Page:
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crate v33 review

REVIEW: Crate V33 212

There once was a time when Crate amps were considered, to loosely quote Billy Corgan, “The amp your mom bought you when she was too cheap to buy you a real amp.” Those days are long, long gone, with a long list of high profile endorsers including ZZ Top’s Billy Gibbons, the late great Bo Diddley, Living Colour’s Vernon Reid, Sammy Hagar, Ministry’s Mike Scaccia and Al Jourgenson, and pedal steel virtuoso Robert Randolph. My first real amp was a Crate GT-200H, a very cool hybrid head with 2 valve and 2 solid state channels. Yngwie Malmsteen used to advertise the combo version as his practice amp, so there ya go.

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NUTS AND BOLTS

The V33 is a world away from Crate’s more metal-toned offerings. To a certain degree, the V33 might remind some players of another well-known amp with an association to the letter ‘V’. It’s a 33 watt, all valve Class A amp with four 12AX7 preamp valves. One 12AX7 greets the guitar signal pretty much right there at the input jack; two operate on the clean channel, and another is added when you select the overdrive channel. There are two more 12AX7s following the spring reverb and effects loop. The V33 has two 12” speakers fed by a power section running on four EL84 cathode biased output valves.

The EQ section is shared by both the clean and overdrive channels. There’s a Boost button to engage a 10dB boost at 900Hz for adding more guts to the midrange, and a presence button which provides some extra sparkle.

The effects send can be used as a line out, and the effect return jack can be used as a power amp insert, so you can use an external preamp or modeller instead if you wish.

The manual deserves a lot of praise for containing a very detailed article about valves – what they are, how they work, and how to care for them. It’s a great read, and the writer resists the urge to get too techy, without dumbing things down either.

PUT DOWN THE MANUAL, GEEK BOY

Time to put down the manual and crank this baby up. The clean channel has a great sparkle, giving way to a satisfyingly hot chunk when cranked up. The gain level never quite makes it to distortion territory even when pushed. Instead there’s a chimey, almost acoustic character which is ideal for blues, jazz, indie and country styles – especially with a slapback delay in the effect loop. The overdrive channel has a warm, slightly mushy compression which seems to love single coil pickups for a bit of Hendrix growl. Humbuckers give the amp a more fusion-ish tone. The gain never quite gets out of control, but this is an amp for more refined players who need to hear exotic intervals and careful note articulation, rather than a box of doom for metal monsters.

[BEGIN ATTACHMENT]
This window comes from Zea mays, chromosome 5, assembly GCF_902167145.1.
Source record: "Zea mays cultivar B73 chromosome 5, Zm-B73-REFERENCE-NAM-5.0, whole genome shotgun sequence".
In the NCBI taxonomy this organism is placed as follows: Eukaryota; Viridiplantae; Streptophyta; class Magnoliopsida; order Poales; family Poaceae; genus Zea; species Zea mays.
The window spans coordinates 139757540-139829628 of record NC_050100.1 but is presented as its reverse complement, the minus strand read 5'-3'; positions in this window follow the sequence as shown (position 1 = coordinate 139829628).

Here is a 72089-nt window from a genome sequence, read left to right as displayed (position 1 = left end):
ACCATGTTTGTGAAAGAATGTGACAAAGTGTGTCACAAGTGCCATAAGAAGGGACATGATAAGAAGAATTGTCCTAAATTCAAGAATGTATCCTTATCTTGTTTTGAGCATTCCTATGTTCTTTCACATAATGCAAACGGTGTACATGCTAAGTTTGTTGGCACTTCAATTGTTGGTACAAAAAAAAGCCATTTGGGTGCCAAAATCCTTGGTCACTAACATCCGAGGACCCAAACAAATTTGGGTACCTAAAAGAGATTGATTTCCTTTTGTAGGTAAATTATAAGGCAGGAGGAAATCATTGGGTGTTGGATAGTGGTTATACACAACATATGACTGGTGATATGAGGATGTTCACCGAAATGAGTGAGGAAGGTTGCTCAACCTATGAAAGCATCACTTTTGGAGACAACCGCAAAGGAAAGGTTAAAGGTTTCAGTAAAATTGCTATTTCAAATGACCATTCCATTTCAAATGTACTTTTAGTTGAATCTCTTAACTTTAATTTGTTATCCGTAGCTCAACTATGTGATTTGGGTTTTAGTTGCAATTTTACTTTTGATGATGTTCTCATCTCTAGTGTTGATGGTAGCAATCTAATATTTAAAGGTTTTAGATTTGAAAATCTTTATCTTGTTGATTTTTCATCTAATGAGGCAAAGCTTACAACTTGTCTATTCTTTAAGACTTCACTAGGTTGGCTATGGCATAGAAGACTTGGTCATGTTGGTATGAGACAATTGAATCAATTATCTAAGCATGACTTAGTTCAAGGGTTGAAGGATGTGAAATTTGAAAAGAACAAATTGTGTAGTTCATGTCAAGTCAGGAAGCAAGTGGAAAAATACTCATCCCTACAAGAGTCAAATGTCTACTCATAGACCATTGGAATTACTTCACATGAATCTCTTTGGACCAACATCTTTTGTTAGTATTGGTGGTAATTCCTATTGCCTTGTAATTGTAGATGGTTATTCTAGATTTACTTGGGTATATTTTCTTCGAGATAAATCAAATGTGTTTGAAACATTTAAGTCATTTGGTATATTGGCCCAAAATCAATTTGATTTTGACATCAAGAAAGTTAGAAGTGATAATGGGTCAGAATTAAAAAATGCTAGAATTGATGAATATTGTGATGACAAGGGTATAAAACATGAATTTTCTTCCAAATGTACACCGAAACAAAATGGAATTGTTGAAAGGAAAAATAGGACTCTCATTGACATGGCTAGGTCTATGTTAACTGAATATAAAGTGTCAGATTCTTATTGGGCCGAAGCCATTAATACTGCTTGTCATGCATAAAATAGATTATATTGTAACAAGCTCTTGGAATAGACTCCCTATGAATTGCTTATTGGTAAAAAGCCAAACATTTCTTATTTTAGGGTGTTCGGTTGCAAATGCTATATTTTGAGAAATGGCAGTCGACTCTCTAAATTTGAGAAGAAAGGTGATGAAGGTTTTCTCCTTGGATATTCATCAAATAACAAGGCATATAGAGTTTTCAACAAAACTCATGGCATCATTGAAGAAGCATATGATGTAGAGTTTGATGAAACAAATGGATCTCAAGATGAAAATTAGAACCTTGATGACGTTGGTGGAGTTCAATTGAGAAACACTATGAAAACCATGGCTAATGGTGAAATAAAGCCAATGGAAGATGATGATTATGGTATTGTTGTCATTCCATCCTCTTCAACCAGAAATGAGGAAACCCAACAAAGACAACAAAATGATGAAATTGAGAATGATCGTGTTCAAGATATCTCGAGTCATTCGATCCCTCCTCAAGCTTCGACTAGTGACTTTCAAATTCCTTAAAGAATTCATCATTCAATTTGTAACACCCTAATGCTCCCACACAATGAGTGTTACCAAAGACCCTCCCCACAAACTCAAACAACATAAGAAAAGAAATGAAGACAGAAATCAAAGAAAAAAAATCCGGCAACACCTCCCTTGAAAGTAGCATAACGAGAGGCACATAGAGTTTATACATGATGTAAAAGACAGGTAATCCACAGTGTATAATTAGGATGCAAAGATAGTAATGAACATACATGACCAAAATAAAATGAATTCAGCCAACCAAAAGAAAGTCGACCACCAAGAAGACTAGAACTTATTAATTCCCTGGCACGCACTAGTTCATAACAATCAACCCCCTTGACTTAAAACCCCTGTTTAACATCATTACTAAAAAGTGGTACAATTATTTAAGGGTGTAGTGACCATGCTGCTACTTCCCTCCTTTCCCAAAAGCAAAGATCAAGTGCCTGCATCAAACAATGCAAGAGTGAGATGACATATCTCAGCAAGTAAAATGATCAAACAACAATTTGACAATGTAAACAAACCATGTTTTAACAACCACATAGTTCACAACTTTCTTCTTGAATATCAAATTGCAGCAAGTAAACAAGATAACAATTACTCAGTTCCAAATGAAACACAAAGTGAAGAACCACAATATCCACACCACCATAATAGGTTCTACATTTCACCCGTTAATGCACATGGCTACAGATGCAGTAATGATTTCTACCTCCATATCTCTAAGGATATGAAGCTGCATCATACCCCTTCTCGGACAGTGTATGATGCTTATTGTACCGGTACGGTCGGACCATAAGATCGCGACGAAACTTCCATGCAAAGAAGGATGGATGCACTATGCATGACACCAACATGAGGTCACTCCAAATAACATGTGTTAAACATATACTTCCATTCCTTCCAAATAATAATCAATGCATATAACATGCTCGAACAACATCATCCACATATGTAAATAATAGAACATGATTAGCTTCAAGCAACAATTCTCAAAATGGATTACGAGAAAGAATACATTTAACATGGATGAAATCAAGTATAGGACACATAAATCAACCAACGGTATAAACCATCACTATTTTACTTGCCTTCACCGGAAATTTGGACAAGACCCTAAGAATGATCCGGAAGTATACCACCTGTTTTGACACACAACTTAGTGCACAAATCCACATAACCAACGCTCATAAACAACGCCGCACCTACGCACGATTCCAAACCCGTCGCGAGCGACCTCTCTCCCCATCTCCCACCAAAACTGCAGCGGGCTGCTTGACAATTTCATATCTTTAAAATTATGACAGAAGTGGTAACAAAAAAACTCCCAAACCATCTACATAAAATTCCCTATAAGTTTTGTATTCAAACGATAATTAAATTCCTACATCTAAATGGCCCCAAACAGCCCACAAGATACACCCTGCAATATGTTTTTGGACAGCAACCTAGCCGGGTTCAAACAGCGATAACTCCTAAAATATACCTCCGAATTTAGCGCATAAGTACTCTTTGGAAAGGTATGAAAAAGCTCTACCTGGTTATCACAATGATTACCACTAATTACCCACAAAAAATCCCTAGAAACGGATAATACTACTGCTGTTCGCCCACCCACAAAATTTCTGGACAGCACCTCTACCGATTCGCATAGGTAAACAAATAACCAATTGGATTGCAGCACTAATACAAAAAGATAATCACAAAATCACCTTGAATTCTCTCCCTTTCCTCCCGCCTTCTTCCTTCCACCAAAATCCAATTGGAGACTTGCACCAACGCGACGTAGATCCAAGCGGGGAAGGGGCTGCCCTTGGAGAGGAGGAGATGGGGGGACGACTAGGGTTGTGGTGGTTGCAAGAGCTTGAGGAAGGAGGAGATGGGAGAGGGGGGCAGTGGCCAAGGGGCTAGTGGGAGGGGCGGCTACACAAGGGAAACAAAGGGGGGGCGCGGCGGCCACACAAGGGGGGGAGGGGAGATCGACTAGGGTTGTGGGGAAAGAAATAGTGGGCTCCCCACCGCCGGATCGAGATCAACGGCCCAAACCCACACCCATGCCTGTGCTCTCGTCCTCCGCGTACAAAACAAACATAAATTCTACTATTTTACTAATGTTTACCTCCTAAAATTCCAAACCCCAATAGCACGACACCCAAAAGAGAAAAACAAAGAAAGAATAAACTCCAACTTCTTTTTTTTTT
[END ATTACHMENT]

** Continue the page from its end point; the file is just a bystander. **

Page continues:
THE BOTTOM LINE

This amp is a great option for those who dwell on the lighter side of rock, the heavier side of jazz, right smack bang in the middle of the blues, or country players who need some meat for solos but require a rhythm channel that can take a spankin’ from a Telecaster.

SPECS:

33 Watts RMS
Class A, 4 x EL84 output tubes, 4 x 12AX7 preamp tubes
2 x 12″ speakers
Two channels
Spring reverb

Devin Townsend
Opeth

Peter Hodgson Hi! I'm Peter Hodgson. I write for Gibson.com, Australian Guitar, Australian Musician, Mixdown Magazine (including my instructional column, 'Unleash Your Inner Rock God,' which has been running since 2007), BluntBeat (including their weekly hard rock/metal column Crunch) and The Brag. And I'm Assistant Social Coordinator with Seymour Duncan. I've been playing guitar since I was 8 years old, and I've been writing for magazines since I was 18. I've also worked as a guitar teacher (up to 50 students a week), a setup tech, a newspaper editor, and I've also dabbled in radio a little bit. I live in Melbourne, Australia, and my hobbies include drinking way too much coffee, and eating way too much Mexican food. You can check out my guitar playing at Bandcamp or on YouTube, and feel free to email me at iheartguitarblog@gmail.com If you'd like to support the site, feel free to kick in a couple o'bucks using this donation button.

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